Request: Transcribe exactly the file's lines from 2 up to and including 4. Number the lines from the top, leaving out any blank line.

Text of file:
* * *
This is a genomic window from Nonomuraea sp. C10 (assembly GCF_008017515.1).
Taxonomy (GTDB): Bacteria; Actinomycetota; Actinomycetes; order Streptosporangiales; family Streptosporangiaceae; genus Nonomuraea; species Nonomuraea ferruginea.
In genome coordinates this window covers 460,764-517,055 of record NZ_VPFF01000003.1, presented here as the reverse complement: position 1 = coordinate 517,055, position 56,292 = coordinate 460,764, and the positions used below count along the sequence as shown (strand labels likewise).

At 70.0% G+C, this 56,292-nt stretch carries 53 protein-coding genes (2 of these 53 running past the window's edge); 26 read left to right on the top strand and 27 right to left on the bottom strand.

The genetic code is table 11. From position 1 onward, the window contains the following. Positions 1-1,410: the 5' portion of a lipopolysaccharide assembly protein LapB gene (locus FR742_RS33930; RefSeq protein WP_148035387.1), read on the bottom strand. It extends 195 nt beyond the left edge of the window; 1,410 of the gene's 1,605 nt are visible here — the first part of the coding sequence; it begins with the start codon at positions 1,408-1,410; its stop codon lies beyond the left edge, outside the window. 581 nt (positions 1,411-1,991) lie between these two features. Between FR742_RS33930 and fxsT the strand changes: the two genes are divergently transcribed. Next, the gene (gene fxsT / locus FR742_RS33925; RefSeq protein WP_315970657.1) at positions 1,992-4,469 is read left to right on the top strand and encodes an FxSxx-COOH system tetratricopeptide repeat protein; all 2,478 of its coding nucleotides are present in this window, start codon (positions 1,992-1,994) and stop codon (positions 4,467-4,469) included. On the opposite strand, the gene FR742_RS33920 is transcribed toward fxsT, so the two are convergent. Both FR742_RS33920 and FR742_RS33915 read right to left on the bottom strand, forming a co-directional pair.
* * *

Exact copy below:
Taxonomy (GTDB): Bacteria; Actinomycetota; Actinomycetes; order Streptosporangiales; family Streptosporangiaceae; genus Nonomuraea; species Nonomuraea ferruginea.
In genome coordinates this window covers 460,764-517,055 of record NZ_VPFF01000003.1, presented here as the reverse complement: position 1 = coordinate 517,055, position 56,292 = coordinate 460,764, and the positions used below count along the sequence as shown (strand labels likewise).

At 70.0% G+C, this 56,292-nt stretch carries 53 protein-coding genes (2 of these 53 running past the window's edge); 26 read left to right on the top strand and 27 right to left on the bottom strand.